Eleven Afghans killed in the south

Eleven Afghans including a former district police chief were killed on Wednesday in an attack in the southern province of Helmand, the provincial governor said.

    Over 800 people have been killed in Afghanistan in the past year

    It was not immediately clear who was responsible, he said. More than 800 people have been killed in Afghanistan over the past year in a wave of violence, most of it in the south and east.

    "In total we have 11 people killed," governor Sher Muhammad Akhundzada said in Lashkar Ga, the provincial capital.

    The former police chief, Qayyum Jan, and 10 of his supporters were killed when the vehicle they were travelling in, was fired upon by rocket-propelled grenades and rifles.

    "The identity of the attackers is not known," Akhundzada said.

    Tribal rivalry is the common cause of conflict in the south.

    In Uruzgan province, to the northeast of Helmand,  Afghan government and US forces came under attack in the south and six people were killed, including four of the alleged attackers, a government officer and a civilian, a provincial official said.

    The incident on Tuesday came on the same day that security forces arrested two alleged Taliban supporters in separate incidents, one, Amanullah a brother-in-law of Taliban leader Mullah Muhammad Umar.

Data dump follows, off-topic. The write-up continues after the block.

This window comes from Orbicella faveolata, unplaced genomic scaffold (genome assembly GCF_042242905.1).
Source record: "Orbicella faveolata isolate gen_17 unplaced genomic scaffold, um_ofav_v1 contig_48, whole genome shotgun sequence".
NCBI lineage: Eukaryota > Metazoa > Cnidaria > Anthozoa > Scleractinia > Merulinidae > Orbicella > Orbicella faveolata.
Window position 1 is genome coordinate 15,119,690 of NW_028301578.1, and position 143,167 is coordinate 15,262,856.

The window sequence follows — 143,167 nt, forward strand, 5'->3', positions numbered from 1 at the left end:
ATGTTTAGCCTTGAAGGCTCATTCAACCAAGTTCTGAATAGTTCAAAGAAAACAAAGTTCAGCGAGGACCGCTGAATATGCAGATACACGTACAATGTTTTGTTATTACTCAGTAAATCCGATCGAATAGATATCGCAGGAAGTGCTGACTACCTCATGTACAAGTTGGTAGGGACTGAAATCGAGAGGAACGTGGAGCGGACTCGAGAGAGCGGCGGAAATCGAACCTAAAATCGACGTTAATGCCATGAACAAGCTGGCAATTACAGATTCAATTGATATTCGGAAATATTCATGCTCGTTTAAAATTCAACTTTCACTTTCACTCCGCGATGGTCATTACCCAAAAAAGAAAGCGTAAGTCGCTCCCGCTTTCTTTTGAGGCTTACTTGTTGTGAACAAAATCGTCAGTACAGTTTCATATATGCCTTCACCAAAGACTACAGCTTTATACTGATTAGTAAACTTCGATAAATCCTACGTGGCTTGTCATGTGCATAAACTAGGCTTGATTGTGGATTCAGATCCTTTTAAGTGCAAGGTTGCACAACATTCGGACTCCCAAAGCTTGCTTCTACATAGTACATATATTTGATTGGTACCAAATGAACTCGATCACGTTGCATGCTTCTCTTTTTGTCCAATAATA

"The American supporters arrested Amanullah only because of him being a relative of Mullah Umar. He was not an armed man fighting for the Taliban"

    Mufti Abdul Latif Hakimi

    Mufti Abdul Latif Hakimi told reporters that Amanullah was not an important figure and he is only 20 years old.

    "The American supporters arrested Amanullah only because of him being a relative of Mullah Umar. He was not an armed man fighting for the Taliban," Hakimi said.

    He said that Amanullah did not have a governmental position under the Taliban regime either.

    "It is a dream to arrest Taliban leaders including Mullah Umar by bringing pressure on Aman Allah," Hakimi said, adding that the whereabouts of their leader was known only to top Taliban leaders.

    The man, Mullah Amanullah, is to be handed over to the authority of the central government in Kabul on Wednesday, Khan said.

    Khan declined to give any details of the investigation concerning Amanullah or say if he had information about Umar's whereabouts who among the most wanted men by the US forces in Afghanistan.

    SOURCE: Agencies


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